But before anyone else gets all riled up about this decision we should make one thing clear:  Facebook is not getting a dislike button in its purest form.  Rather, what it’s getting is a so-called empathy button.  A way to show your support for  someone when they share bad news.  That way you don’t have to “like” the post and make it seem as though you’re liking the fact that something bad happened to them.

As TechCrunch explains, “If Facebook built a Dislike button, it would just cause confusion. If I share a post about victims of a natural disaster, and you Dislike it, does that mean you Dislike that the tragedy happened? That you Dislike the victims? That you Dislike that I posted it? It’s extraordinarily ambiguous in a way that directly conflicts with how Facebook builds products.”

So instead we’re going to get an empathy button or buttons enabling us to more clearly express some of our emotions such as sympathy or feeling sorry for someone.  I totally understand why Facebook wouldn’t want to add a Dislike button.  Why they wouldn’t want to create a competitive culture of down voting posts that could let weeds of negativity fester inside their walled gardens, turning their promised land into a breeding ground for bad behavior ala Reddit.  But at the same time I think their fears are misplaced.  For the simple fact that, sometimes, disliking something is a totally harmless and accurate way of expressing your emotions.  Such as when you’re ex-girlfriend announces that they got engaged or when an obnoxious fan from a rival sports team puts your favorite player on blast.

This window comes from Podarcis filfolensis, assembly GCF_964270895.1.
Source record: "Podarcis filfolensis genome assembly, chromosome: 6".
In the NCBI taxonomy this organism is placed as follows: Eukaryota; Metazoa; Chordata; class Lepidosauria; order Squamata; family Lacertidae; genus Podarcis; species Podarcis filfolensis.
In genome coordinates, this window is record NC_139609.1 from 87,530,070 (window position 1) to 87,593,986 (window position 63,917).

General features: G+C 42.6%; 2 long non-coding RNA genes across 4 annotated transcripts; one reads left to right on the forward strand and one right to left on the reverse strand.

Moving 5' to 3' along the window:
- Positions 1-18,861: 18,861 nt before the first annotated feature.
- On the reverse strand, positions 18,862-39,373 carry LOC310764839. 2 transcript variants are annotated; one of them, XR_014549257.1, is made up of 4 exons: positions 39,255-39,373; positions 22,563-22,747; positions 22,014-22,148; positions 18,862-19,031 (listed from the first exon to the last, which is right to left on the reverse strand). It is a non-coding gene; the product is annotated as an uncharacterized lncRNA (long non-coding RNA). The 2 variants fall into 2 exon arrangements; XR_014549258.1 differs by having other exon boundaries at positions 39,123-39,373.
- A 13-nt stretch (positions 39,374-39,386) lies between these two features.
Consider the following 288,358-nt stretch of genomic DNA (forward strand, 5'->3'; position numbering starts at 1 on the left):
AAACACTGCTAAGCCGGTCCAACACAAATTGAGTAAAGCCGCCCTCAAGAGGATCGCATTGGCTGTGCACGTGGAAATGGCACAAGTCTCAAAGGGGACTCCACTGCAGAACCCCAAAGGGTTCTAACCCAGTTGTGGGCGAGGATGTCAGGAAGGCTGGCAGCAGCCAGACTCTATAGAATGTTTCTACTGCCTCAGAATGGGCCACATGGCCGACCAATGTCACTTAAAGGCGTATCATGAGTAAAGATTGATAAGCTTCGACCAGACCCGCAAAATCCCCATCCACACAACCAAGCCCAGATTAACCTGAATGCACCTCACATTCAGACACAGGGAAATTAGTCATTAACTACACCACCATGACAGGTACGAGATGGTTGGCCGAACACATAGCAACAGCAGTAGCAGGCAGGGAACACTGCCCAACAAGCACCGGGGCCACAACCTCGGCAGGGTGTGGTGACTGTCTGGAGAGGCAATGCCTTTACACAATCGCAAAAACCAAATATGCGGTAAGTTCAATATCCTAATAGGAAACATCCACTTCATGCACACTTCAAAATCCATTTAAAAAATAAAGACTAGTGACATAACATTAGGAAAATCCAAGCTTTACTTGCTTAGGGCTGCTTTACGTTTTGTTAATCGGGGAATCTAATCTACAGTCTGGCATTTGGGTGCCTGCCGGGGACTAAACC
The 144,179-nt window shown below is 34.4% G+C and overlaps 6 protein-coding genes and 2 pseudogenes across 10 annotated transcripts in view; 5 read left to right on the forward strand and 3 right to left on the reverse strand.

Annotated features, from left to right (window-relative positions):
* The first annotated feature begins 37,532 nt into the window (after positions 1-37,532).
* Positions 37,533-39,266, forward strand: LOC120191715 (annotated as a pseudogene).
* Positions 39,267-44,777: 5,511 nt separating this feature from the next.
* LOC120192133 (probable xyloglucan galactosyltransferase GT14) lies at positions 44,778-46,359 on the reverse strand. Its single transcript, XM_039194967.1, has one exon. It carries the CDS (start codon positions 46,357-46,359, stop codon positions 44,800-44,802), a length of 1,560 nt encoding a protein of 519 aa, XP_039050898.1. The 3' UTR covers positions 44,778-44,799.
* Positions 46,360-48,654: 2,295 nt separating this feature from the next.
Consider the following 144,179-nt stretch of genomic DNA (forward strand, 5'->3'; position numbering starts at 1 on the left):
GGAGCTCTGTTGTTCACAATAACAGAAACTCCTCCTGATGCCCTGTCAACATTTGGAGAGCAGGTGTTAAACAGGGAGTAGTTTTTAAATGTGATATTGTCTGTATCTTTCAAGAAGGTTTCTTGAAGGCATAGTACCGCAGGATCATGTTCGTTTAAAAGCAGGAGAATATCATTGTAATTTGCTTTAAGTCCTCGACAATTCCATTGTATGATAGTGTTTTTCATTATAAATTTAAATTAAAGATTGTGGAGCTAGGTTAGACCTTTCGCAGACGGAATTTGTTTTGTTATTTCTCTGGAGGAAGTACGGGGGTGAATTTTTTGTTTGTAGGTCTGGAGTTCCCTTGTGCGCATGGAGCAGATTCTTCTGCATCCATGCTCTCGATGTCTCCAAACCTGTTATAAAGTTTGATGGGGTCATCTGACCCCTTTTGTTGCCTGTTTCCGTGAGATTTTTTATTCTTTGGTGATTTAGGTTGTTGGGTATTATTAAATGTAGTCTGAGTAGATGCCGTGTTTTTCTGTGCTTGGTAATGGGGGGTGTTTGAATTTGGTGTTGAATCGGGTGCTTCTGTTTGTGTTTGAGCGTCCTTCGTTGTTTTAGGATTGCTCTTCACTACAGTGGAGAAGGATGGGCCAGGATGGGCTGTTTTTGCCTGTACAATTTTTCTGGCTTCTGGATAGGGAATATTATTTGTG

Ultimately what this debate comes down to is whether you think negativity is a bad thing.  I know that’s a weird thing to say.  Negativity is obviously a bad thing, isn’t it?  Well, it doesn’t always have to be.  It can be used for good.  For example, when I was in college I tried to use negativity as a marketing ploy to get an apathetic student base to care more about the University.  The campaign was simple.  This place sucks.  Let’s make it better.  By and large the campaign was a rousing success.  Students who previously didn’t care about one another were now united in their hatred for a common enemy: the school’s President who cared more about moving up the rankings of best colleges than about the well-being of the students.  However, the school’s administration didn’t take too kindly to the negative approach and shut it down.  Ten years later the student body is still apathetic and the President still only cares about the rankings.  And I’m left wondering what could have been.